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BOE waives promotion requirements in Gateway review

SUWANEE -- The Gwinnett County Board of Education waived local promotion requirements for 278 elementary and middle school students who did not do as well as expected on state assessments, based on their classroom grades.

Gwinnett County Public Schools requires fourth- and seventh-grade students to pass each section of the state's Criterion-Referenced Competency Tests to be promoted to the next grade level. Additionally, the school system requires fifth- and eighth-graders to pass the Georgia Writing Assessments.

The state only requires third-graders to pass the reading portion of the CRCT and fifth- and eighth-graders to pass the reading and math portions of the CRCT to be promoted.

In the school system's annual assessment review procedure, committees of teachers, principals and central office administrators reviewed the records of any student with a minimum of a C semester average in the subjects tested by the Gateway who failed any part of the Gateway test, according to a news release.

In addition to reviewing each student's Gateway scores, the committees examined each student's classroom performance as documented by teachers. Committee members also studied each student's standardized test data, writing standards, other assessment information and evidence of extenuating circumstances -- such as an illness or death in the family -- that might have caused the student to perform below expectations on the test, the news release states.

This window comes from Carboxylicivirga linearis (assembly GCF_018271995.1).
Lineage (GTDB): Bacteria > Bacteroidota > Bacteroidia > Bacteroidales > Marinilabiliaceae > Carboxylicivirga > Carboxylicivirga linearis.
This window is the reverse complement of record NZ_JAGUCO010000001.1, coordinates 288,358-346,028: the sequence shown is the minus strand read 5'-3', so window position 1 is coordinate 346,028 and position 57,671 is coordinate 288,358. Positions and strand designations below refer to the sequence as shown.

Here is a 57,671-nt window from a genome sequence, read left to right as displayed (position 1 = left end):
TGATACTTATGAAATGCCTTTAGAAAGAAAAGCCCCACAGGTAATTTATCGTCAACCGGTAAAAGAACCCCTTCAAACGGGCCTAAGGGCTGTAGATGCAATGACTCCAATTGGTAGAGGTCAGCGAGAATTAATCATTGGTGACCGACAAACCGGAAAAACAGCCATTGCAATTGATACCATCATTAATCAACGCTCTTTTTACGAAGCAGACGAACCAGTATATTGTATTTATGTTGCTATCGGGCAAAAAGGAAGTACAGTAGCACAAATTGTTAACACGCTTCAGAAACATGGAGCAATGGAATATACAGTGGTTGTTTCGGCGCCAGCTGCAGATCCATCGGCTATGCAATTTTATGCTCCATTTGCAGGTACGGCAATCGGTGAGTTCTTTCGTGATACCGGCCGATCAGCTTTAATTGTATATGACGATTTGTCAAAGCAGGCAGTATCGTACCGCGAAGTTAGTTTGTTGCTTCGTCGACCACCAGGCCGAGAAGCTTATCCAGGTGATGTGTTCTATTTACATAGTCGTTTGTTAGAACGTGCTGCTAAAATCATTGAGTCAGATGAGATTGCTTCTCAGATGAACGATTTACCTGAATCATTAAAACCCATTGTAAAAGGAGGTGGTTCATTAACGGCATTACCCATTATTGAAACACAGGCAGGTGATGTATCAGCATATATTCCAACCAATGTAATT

The committee then recommended one of three actions for each student: waive passage of this year's Gateway and promote to the next grade, waive passage of this year's Gateway but recommend summer school, or do not waive passage of this year's Gateway and require Gateway retake and passage for promotion.

Of the 396 cases, the Gateway requirements were waived for 278 students, and it was recommended that 219 of those attend summer school. The Gateway requirements were not waived for 118 students.

"Our review process allows us to look at these individual cases to ensure that one test is not used as a sole criterion for retaining a student who has earned an average of C or better all year," said Steve Flynt, the school system's associate superintendent for school leadership and operational support. "Our goal is to confirm that students have learned the necessary knowledge and skills they will need to be successful at the next grade level."